I love that phrase ‘The home place’—it really does call to mind for me ‘home.’ The big white farm house and the big red barn and watching the corn grow in the July summer heat. And, dirt roads and knowing your neighbors and having Sunday morning coffee at Grandma’s kitchen table with your relatives—being interconnected with all the people around you.
When I was younger, I thought that I would travel the world. I really had no plans of being so immersed in an industry like I am or to really have a need for that connection to my roots. That caught me by surprise.
I have done some traveling—with favorites like Prague, Florence, Italy, the Rocky Mountains, London. Those experiences have helped me understand and appreciate that much more what I already had growing up and value it all over again.
I grew up on a hobby farm right on the edge of town in a community in south central Minnesota with roughly 550 people. My parents—for as long as I can remember—have always been really hardworking, very involved. They ran this hobby farm together and they both worked outside of the farm on top of that. They would always grow soybeans or corn—and they would always have some sort of animals around. Today that extends to my own love of animals. There was always a connection to the land and to the community and to hard work and perseverance—all those values that a person should learn to appreciate.
My class in high school had 23 people—I knew them all the way from kindergarten through graduation. It was really small and intimate and very community-oriented. Everybody knows everybody. It was a good place to grow up. You maybe didn’t think so all the time but, looking back on it, that’s exactly what I would want for my kids.
I have a bachelor’s in Spanish with a minor in sociology. I also have an additional bachelor’s degree in accounting and an associate degree in liberal arts. I had a professor who cautioned me against entering the ethanol industry. I think her intentions were good—I think she saw me as this bright-eyed kid who was probably well-suited for graduate school and she thought it would be a good opportunity to steer me in that direction. She tried to suggest that ethanol wasn’t as good as the proponents were saying and how it wasn’t everything I was thinking it was going to be.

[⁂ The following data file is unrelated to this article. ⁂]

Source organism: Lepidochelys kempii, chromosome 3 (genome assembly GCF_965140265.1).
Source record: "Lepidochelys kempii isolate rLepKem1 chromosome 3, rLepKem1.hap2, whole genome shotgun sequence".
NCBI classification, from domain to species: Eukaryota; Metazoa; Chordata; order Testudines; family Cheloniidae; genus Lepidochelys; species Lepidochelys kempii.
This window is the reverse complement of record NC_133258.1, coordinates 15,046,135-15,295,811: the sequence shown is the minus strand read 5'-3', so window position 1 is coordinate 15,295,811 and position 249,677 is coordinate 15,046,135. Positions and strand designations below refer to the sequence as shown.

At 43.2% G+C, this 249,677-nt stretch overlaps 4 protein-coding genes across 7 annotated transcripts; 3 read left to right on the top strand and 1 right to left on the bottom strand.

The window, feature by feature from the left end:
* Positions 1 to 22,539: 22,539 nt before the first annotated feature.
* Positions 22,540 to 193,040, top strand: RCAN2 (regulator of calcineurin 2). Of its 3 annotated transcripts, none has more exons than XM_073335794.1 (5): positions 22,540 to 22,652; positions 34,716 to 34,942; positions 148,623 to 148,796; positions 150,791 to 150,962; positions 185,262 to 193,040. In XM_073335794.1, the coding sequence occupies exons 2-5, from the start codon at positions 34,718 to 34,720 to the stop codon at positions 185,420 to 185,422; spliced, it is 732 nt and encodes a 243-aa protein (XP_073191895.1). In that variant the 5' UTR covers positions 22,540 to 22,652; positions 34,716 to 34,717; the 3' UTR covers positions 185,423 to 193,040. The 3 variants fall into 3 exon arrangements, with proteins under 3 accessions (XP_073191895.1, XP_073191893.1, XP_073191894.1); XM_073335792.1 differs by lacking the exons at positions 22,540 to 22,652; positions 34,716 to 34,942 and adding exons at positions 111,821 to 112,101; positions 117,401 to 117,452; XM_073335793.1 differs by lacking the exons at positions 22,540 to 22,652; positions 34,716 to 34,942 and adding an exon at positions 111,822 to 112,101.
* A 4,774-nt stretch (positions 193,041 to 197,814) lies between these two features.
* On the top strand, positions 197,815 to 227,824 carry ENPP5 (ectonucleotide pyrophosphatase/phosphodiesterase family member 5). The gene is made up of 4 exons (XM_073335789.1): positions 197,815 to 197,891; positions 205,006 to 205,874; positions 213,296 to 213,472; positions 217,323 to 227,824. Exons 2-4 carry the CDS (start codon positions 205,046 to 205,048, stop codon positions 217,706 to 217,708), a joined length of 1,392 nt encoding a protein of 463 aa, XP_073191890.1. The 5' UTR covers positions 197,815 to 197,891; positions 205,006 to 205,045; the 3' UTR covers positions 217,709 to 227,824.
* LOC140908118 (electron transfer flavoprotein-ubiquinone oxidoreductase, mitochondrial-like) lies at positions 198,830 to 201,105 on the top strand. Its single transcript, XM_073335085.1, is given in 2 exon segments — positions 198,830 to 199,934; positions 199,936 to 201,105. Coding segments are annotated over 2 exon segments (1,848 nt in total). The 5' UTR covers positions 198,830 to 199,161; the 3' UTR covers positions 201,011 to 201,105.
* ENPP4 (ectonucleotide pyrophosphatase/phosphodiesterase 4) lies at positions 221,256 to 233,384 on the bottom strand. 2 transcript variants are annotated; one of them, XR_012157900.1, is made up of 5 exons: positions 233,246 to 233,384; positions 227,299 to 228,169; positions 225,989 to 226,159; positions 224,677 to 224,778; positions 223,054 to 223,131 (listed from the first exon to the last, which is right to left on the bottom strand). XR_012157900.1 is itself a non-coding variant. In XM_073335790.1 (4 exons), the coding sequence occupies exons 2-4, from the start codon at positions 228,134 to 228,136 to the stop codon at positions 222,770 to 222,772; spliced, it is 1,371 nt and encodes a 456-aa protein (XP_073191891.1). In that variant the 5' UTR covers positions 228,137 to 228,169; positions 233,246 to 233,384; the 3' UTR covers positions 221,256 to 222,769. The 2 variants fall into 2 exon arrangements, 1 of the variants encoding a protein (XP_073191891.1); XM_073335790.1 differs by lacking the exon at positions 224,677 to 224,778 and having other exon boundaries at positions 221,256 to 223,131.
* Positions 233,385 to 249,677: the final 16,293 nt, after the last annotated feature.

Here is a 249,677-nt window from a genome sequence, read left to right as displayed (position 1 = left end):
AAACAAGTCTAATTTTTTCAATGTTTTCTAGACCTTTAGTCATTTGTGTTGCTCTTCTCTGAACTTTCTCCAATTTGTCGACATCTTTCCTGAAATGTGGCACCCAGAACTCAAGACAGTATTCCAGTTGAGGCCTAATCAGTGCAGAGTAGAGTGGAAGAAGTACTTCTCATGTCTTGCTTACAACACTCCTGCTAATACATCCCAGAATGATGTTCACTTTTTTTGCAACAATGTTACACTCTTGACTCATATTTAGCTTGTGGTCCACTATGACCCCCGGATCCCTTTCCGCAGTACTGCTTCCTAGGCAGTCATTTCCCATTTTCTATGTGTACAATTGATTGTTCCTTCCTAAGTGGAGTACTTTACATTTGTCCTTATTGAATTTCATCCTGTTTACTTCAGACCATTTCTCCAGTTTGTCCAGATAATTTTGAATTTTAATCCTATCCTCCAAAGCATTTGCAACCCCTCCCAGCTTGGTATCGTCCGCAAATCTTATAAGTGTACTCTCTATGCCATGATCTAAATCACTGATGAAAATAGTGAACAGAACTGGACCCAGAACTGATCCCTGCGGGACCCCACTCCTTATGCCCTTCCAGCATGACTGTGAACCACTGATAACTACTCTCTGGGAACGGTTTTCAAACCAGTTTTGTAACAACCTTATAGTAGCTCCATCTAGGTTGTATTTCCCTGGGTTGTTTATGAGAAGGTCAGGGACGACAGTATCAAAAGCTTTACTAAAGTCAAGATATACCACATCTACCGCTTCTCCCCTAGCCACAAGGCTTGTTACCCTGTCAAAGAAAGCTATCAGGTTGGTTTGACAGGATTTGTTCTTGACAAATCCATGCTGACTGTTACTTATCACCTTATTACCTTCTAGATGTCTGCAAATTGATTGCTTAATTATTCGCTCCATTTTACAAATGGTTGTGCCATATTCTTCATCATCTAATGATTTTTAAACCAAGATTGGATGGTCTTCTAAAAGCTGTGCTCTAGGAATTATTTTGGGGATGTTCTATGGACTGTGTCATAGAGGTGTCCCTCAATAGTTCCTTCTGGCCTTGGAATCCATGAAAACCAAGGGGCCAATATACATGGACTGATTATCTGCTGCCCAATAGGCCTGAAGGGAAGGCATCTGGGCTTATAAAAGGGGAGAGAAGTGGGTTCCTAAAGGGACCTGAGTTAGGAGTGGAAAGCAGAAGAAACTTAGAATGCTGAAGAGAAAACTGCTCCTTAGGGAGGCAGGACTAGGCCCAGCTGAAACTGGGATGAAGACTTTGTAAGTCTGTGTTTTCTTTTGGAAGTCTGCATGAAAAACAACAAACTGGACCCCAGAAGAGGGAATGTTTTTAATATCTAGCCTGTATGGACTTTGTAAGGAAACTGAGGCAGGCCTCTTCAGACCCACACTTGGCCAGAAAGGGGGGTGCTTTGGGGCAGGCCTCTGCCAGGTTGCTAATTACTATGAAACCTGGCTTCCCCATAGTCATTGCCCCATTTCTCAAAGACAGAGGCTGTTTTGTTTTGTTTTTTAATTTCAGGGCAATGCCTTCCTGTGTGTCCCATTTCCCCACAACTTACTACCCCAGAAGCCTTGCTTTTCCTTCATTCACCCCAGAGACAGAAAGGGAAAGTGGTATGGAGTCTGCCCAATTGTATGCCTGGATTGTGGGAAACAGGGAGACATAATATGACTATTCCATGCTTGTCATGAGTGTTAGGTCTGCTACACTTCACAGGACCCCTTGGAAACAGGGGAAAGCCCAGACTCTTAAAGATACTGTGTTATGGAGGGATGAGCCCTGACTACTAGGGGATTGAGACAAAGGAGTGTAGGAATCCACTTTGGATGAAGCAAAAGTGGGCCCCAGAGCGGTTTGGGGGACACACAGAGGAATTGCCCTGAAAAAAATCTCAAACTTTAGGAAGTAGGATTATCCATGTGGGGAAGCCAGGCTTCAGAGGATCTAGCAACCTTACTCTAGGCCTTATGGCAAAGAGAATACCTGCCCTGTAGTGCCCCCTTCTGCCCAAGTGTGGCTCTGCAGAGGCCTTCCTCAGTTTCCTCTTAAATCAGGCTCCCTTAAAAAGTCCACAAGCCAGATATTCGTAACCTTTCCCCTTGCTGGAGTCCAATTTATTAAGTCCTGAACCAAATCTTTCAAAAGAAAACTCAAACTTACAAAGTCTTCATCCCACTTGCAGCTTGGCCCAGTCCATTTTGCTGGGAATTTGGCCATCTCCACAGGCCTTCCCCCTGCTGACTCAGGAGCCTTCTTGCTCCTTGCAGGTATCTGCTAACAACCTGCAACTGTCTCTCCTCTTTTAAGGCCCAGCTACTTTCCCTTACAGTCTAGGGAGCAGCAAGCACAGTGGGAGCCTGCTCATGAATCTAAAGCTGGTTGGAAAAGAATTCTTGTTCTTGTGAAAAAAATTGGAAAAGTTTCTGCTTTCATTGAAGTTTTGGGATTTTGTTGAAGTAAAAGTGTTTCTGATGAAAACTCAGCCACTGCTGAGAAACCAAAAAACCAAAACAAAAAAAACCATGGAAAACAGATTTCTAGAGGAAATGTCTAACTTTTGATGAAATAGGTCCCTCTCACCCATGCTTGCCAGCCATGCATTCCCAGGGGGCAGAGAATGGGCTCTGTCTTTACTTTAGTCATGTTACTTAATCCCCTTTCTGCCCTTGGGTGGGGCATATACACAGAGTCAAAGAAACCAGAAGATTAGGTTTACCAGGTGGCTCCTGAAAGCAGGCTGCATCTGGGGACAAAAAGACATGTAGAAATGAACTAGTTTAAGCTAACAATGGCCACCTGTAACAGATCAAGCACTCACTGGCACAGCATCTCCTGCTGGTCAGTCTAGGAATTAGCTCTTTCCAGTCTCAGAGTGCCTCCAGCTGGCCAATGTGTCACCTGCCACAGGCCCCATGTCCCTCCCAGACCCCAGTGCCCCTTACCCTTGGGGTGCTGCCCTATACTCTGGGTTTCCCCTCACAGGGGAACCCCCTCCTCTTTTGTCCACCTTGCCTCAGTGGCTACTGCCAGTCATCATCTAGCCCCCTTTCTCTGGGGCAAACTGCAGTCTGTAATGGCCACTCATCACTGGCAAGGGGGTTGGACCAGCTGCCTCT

I listened to what she had to say, but in the back of mind I was already thinking ‘You don’t understand—people live this work. We’re talking about people’s livelihoods here. We aren’t just talking about the performance of this fuel in a car engine. You don’t understand the connection this has with the people and the impact it has on their livelihoods and communities where these fuels are produced.’ It dawned on me that I already had a basic understanding of the connection between communities and the industry, and I thought it was a good direction for my life.
I started working at Renewable Products Marketing Group (RPMG) in Shakopee, MN, roughly eight years ago. I’m so fortunate to come to work every day and to work with people who are just as invested and work just as hard and expect the same quality and effort from one another as I do. We understand the value in investing in our communities and investing our time and effort into one another.